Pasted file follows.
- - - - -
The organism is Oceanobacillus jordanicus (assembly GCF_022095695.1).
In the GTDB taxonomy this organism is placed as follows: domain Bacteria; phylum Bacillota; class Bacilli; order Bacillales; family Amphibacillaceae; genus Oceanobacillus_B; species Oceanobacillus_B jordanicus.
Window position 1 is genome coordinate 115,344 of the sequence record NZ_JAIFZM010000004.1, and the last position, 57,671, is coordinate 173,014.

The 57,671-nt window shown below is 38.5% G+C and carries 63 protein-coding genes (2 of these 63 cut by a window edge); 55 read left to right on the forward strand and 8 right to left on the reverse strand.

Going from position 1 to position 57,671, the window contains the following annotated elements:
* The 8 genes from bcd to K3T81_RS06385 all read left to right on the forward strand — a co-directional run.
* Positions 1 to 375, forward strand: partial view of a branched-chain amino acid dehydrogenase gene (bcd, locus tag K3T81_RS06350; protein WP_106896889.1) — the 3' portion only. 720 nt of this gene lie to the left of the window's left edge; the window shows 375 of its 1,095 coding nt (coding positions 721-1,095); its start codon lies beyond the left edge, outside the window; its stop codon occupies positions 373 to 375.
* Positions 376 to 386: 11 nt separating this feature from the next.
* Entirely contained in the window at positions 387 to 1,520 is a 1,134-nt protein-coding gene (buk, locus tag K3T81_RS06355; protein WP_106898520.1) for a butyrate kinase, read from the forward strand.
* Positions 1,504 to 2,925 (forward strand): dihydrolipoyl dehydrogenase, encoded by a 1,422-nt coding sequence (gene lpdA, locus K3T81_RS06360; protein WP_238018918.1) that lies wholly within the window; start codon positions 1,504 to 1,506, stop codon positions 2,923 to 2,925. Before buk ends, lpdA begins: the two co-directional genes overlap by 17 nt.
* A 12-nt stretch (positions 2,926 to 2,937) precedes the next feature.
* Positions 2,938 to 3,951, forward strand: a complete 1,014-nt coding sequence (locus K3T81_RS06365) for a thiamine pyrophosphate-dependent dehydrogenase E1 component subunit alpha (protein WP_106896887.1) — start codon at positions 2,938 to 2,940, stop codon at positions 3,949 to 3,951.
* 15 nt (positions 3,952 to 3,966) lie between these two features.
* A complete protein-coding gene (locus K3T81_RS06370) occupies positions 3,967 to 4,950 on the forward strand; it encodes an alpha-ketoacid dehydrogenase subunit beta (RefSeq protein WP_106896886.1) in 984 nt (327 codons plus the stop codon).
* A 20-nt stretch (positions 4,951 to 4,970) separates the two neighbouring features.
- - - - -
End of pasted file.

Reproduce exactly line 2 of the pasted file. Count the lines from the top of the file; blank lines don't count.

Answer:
In the GTDB taxonomy this organism is placed as follows: domain Bacteria; phylum Bacillota; class Bacilli; order Bacillales; family Amphibacillaceae; genus Oceanobacillus_B; species Oceanobacillus_B jordanicus.